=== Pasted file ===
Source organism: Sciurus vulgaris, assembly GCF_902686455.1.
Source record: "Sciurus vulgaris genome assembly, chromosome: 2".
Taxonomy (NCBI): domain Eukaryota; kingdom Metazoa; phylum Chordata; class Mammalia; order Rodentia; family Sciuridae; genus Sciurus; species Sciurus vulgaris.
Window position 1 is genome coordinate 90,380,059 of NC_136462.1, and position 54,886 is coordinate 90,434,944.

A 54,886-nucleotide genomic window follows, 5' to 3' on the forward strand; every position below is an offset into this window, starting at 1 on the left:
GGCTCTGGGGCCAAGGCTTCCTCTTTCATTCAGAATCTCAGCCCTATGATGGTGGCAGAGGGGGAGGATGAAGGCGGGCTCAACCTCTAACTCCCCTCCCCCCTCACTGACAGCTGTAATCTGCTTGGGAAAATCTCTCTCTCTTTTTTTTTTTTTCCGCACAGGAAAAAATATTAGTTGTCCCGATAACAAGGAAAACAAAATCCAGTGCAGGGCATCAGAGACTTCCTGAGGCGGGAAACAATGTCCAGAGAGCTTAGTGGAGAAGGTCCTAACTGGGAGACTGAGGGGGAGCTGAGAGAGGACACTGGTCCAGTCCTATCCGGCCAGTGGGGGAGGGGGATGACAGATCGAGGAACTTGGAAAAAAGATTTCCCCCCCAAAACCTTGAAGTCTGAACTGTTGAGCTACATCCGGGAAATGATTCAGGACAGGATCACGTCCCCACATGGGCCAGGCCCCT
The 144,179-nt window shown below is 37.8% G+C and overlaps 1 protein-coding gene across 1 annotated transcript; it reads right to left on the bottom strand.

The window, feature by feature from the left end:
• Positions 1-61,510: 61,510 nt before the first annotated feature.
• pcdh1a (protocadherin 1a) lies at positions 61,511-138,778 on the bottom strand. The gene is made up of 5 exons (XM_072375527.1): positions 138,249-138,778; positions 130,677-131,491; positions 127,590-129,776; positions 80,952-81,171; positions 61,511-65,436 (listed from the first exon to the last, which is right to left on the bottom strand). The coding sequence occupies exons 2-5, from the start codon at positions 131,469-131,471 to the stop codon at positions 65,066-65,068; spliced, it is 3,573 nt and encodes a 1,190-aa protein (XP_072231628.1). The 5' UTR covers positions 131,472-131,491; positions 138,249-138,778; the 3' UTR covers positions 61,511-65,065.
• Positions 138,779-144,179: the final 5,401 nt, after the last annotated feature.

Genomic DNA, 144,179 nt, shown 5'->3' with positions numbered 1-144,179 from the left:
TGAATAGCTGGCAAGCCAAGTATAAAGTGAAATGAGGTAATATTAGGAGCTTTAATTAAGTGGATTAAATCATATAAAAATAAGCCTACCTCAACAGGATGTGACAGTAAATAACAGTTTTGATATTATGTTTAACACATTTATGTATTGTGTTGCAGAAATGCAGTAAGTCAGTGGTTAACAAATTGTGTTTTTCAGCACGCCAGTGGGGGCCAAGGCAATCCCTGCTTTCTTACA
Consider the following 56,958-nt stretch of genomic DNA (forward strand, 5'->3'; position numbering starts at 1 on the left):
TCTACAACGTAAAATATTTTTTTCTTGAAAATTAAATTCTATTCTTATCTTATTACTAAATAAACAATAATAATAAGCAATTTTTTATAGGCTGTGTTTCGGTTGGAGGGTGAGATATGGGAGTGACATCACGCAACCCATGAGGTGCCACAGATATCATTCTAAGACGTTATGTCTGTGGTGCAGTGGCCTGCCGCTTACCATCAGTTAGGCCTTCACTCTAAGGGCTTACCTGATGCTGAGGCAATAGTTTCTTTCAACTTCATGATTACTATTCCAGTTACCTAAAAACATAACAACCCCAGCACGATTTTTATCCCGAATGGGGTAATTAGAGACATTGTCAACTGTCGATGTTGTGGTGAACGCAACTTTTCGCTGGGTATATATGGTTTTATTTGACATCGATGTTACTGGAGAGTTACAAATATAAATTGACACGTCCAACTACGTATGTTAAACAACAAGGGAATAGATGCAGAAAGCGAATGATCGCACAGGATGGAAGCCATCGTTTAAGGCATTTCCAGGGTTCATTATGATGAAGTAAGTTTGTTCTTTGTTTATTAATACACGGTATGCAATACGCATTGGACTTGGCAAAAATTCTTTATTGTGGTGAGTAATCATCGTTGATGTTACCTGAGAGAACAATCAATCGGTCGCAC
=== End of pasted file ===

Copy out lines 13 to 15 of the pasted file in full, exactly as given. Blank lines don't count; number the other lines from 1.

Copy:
TGAATAGCTGGCAAGCCAAGTATAAAGTGAAATGAGGTAATATTAGGAGCTTTAATTAAGTGGATTAAATCATATAAAAATAAGCCTACCTCAACAGGATGTGACAGTAAATAACAGTTTTGATATTATGTTTAACACATTTATGTATTGTGTTGCAGAAATGCAGTAAGTCAGTGGTTAACAAATTGTGTTTTTCAGCACGCCAGTGGGGGCCAAGGCAATCCCTGCTTTCTTACA
Consider the following 56,958-nt stretch of genomic DNA (forward strand, 5'->3'; position numbering starts at 1 on the left):
TCTACAACGTAAAATATTTTTTTCTTGAAAATTAAATTCTATTCTTATCTTATTACTAAATAAACAATAATAATAAGCAATTTTTTATAGGCTGTGTTTCGGTTGGAGGGTGAGATATGGGAGTGACATCACGCAACCCATGAGGTGCCACAGATATCATTCTAAGACGTTATGTCTGTGGTGCAGTGGCCTGCCGCTTACCATCAGTTAGGCCTTCACTCTAAGGGCTTACCTGATGCTGAGGCAATAGTTTCTTTCAACTTCATGATTACTATTCCAGTTACCTAAAAACATAACAACCCCAGCACGATTTTTATCCCGAATGGGGTAATTAGAGACATTGTCAACTGTCGATGTTGTGGTGAACGCAACTTTTCGCTGGGTATATATGGTTTTATTTGACATCGATGTTACTGGAGAGTTACAAATATAAATTGACACGTCCAACTACGTATGTTAAACAACAAGGGAATAGATGCAGAAAGCGAATGATCGCACAGGATGGAAGCCATCGTTTAAGGCATTTCCAGGGTTCATTATGATGAAGTAAGTTTGTTCTTTGTTTATTAATACACGGTATGCAATACGCATTGGACTTGGCAAAAATTCTTTATTGTGGTGAGTAATCATCGTTGATGTTACCTGAGAGAACAATCAATCGGTCGCAC